The extreme heat pummeling Germany has helped unearth World War II bombs as water levels drop where battles were once fought. Police have warned against touching the grenades, mines and other possibly live explosives.
World War II munitions have been found in numerous places in the Elbe River in the eastern German states of Saxony-Anhalt and Saxony, according to police.
So far 22 grenades, mines or other explosives have been found in the Elbe this year, Saxony-Anhalt police spokeswoman Grit Merker told DW. “We ascribe that to the low water level. That’s pretty clear,” she said.
July was the hottest month in Germany since temperatures have been recorded, while July 31 was the hottest day, with temperatures reaching 39.5 degrees Celsius (103.1 degrees Fahrenheit) in Bernburg, Saxony-Anhalt.
Earlier this week the water level was down to 51 centimeters (20 inches) in Magdeburg, the capital of Saxony-Anhalt. The historical low point was 48 centimeters in 1934.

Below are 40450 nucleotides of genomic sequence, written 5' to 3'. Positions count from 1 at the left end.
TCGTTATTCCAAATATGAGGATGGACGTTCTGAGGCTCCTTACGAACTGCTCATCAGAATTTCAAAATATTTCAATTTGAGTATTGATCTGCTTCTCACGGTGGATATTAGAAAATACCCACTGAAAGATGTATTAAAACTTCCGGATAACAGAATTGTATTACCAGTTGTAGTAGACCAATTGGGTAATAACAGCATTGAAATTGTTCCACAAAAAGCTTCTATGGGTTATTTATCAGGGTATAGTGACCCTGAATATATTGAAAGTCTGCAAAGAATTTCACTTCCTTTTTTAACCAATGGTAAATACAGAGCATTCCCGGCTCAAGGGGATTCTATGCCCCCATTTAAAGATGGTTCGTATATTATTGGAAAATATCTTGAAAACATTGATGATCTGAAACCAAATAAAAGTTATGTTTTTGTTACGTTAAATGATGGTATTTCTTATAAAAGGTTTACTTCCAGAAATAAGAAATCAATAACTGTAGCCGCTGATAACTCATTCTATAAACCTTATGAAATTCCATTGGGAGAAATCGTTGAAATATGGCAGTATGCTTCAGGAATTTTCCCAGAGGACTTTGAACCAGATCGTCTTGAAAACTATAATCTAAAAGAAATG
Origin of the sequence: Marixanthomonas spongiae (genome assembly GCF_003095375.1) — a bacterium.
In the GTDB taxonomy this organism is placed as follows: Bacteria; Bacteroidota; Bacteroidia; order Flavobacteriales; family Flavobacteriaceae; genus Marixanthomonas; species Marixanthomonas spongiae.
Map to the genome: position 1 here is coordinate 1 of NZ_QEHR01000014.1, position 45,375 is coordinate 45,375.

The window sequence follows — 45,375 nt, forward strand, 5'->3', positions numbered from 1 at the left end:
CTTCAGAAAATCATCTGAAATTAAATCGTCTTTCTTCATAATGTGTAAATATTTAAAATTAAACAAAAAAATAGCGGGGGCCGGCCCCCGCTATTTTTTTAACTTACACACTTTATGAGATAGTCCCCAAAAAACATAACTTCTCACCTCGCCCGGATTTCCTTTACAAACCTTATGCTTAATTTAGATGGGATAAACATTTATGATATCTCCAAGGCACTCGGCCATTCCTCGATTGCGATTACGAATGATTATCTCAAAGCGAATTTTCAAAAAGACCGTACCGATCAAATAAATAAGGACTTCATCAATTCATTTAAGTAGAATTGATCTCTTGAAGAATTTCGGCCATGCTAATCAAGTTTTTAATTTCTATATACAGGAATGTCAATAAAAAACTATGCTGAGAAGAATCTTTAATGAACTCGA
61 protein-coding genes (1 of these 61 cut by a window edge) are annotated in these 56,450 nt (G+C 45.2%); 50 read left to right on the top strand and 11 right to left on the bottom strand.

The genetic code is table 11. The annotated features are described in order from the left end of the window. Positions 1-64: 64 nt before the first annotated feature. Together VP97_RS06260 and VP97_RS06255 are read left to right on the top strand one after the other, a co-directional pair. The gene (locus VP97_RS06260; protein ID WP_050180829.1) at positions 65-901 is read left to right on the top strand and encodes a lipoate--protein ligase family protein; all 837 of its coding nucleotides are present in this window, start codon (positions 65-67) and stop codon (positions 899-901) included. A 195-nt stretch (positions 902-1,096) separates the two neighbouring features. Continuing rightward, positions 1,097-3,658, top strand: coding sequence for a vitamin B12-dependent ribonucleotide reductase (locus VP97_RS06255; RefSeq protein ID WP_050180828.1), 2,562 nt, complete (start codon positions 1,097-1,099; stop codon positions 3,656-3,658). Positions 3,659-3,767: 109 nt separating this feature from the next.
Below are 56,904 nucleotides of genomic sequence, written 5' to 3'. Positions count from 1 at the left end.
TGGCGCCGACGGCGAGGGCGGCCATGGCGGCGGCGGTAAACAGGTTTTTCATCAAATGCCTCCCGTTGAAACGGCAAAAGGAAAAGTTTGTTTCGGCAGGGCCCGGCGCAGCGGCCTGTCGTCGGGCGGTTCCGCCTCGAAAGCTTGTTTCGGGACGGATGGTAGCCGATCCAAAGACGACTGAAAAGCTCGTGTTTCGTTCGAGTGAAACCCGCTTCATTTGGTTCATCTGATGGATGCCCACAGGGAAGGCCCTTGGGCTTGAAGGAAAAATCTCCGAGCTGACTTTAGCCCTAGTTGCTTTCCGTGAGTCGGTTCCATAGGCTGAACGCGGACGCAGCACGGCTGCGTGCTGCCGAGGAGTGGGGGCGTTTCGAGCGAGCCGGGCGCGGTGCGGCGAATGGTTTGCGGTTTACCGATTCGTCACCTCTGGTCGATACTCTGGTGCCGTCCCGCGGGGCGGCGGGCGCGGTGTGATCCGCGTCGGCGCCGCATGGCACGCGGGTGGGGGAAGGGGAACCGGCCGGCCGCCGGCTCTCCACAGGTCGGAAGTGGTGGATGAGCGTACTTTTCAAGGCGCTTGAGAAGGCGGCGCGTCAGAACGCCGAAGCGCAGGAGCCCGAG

Call in the experts
In most cases, people contact the police after happening upon the bombs, which mainly stem from World War II, Merker said.
Weapons disposal experts are then sent in to examine the discovery, which sometimes turns out to be an old gas container or fire extinguisher. If the explosives can’t be transported, they are detonated on site, which is less often the case, Merker said.
Experts detonated two anti-tank mines found in the Elbe in Saxony last Saturday.
After more than 70 years embedded in the riverbanks or riverbed, the bombs tend to have corroded and been covered with a thick crust of sediment. That makes it unlikely they will simply explode. Even so, police have appealed to people not to touch the explosives but rather to notify them immediately.
“Today there was a photo in a newspaper of someone holding up pieces in their hands,” Saxony police spokeswoman Wibke Sperling said. “That is a classic example of what gives weapons disposal experts a fright.”
Nothing out of the ordinary
Bomb finds are a relatively frequent occurrence in Germany.
Merker was blasé about the recent discoveries. “I don’t think people from the weapons disposal service find it a glaring anomaly,” she said.
After World War II many explosives were disposed of by being dumped into the Elbe, which flows from the Krkonose Mountains in the Czech Republic near the border with Poland to Hamburg in Germany’s north.